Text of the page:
Johannes Käsbach PhD project investigated the perception of apparent source width, which is an important subjective attribute describing the perceived spatial extent of a sound source in rooms. Specifically, he characterized apparent source width perception in normal-hearing, hearing-impaired and aided listeners as a function of physical stimulus parameters, such as the correlation between the two ear signals, the frequency content and the stimulus presentation level. Johannes developed a functional auditory model to predict the apparent source width across a wide range of acoustic conditions. The outcome of such a modeling framework can be useful to test and verify loudspeaker-based sound reproduction systems as well as hearing-aid algorithms.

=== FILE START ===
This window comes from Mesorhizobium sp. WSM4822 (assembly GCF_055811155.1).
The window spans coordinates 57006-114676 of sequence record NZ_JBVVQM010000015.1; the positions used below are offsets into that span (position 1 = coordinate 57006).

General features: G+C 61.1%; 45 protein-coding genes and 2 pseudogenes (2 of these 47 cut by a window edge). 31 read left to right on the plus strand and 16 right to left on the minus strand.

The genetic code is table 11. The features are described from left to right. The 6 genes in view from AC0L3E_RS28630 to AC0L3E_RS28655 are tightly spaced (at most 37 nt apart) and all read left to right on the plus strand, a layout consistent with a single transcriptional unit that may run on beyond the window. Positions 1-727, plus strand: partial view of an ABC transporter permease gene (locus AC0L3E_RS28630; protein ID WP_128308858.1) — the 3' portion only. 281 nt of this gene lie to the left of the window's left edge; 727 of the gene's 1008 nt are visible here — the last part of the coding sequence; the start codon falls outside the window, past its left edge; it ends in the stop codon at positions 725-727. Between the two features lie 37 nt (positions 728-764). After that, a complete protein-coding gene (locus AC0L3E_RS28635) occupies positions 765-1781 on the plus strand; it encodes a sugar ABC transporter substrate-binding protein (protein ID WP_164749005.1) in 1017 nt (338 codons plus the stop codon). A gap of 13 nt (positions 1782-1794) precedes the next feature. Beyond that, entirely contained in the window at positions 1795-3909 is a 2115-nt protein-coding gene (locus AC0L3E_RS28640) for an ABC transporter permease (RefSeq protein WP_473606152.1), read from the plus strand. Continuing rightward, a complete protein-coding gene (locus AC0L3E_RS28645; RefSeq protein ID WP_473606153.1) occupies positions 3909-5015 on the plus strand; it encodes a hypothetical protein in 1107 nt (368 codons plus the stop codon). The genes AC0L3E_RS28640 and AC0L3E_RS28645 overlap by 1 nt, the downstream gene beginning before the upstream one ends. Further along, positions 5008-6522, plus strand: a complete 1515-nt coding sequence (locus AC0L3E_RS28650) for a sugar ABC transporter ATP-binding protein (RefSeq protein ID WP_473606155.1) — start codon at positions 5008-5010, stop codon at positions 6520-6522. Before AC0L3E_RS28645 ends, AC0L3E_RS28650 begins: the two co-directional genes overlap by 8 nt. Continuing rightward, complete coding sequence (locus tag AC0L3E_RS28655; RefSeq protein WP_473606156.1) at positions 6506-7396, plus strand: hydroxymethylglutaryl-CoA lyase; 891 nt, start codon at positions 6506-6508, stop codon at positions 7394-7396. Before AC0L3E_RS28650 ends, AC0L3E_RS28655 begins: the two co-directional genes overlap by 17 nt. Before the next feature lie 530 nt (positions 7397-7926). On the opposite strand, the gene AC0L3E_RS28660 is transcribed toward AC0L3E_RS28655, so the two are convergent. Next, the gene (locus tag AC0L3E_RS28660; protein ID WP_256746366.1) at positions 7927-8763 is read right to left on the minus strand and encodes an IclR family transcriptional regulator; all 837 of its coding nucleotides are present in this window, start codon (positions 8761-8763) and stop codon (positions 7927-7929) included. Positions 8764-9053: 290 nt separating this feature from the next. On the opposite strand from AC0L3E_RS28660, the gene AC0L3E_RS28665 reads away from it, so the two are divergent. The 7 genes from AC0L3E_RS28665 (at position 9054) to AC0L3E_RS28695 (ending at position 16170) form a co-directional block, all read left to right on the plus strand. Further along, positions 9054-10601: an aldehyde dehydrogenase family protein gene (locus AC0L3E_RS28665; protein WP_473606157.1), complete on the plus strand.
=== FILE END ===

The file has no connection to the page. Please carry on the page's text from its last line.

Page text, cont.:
During his defense, Johannes presented his main findings and successfully addressed all questions and comments raised by three examiners, namely Ewen MacDonald (Hearing Systems Group), Jürgen Tchorz (University of Applied Science, Lübeck, Germany) and William McAllister Whitmer (MRC Insitute of Hearing Research, UK).